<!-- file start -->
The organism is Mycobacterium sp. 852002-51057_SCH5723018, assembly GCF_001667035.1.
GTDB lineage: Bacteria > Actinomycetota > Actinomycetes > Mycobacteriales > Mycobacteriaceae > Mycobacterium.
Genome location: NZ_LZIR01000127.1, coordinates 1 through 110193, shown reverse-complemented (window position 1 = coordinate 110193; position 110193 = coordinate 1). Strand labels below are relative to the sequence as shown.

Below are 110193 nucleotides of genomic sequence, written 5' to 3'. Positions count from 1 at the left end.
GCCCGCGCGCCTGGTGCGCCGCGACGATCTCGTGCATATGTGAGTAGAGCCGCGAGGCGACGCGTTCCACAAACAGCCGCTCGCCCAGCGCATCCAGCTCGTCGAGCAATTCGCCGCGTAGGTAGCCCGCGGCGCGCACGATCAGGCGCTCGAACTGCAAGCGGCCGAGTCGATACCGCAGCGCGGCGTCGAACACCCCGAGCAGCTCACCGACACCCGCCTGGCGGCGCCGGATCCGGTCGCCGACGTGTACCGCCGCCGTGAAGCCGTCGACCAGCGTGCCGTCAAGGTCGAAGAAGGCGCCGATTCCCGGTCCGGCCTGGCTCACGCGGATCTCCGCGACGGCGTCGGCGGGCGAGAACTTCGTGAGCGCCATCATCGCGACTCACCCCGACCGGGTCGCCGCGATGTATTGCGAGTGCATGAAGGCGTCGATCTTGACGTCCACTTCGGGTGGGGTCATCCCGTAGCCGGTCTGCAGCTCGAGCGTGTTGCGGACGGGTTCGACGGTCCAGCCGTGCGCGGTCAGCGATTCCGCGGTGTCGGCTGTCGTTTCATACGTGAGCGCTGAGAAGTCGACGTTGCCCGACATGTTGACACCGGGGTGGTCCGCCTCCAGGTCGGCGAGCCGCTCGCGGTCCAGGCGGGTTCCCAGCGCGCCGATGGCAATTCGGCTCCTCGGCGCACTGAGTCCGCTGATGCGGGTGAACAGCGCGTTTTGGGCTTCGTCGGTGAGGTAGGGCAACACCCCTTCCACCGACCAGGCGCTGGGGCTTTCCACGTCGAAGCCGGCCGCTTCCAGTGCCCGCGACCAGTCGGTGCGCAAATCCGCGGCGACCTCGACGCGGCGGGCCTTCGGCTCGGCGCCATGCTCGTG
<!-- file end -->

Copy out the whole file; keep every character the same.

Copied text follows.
The organism is Mycobacterium sp. 852002-51057_SCH5723018, assembly GCF_001667035.1.
GTDB lineage: Bacteria > Actinomycetota > Actinomycetes > Mycobacteriales > Mycobacteriaceae > Mycobacterium.
Genome location: NZ_LZIR01000127.1, coordinates 1 through 110193, shown reverse-complemented (window position 1 = coordinate 110193; position 110193 = coordinate 1). Strand labels below are relative to the sequence as shown.

Below are 110193 nucleotides of genomic sequence, written 5' to 3'. Positions count from 1 at the left end.
GCCCGCGCGCCTGGTGCGCCGCGACGATCTCGTGCATATGTGAGTAGAGCCGCGAGGCGACGCGTTCCACAAACAGCCGCTCGCCCAGCGCATCCAGCTCGTCGAGCAATTCGCCGCGTAGGTAGCCCGCGGCGCGCACGATCAGGCGCTCGAACTGCAAGCGGCCGAGTCGATACCGCAGCGCGGCGTCGAACACCCCGAGCAGCTCACCGACACCCGCCTGGCGGCGCCGGATCCGGTCGCCGACGTGTACCGCCGCCGTGAAGCCGTCGACCAGCGTGCCGTCAAGGTCGAAGAAGGCGCCGATTCCCGGTCCGGCCTGGCTCACGCGGATCTCCGCGACGGCGTCGGCGGGCGAGAACTTCGTGAGCGCCATCATCGCGACTCACCCCGACCGGGTCGCCGCGATGTATTGCGAGTGCATGAAGGCGTCGATCTTGACGTCCACTTCGGGTGGGGTCATCCCGTAGCCGGTCTGCAGCTCGAGCGTGTTGCGGACGGGTTCGACGGTCCAGCCGTGCGCGGTCAGCGATTCCGCGGTGTCGGCTGTCGTTTCATACGTGAGCGCTGAGAAGTCGACGTTGCCCGACATGTTGACACCGGGGTGGTCCGCCTCCAGGTCGGCGAGCCGCTCGCGGTCCAGGCGGGTTCCCAGCGCGCCGATGGCAATTCGGCTCCTCGGCGCACTGAGTCCGCTGATGCGGGTGAACAGCGCGTTTTGGGCTTCGTCGGTGAGGTAGGGCAACACCCCTTCCACCGACCAGGCGCTGGGGCTTTCCACGTCGAAGCCGGCCGCTTCCAGTGCCCGCGACCAGTCGGTGCGCAAATCCGCGGCGACCTCGACGCGGCGGGCCTTCGGCTCGGCGCCATGCTCGTG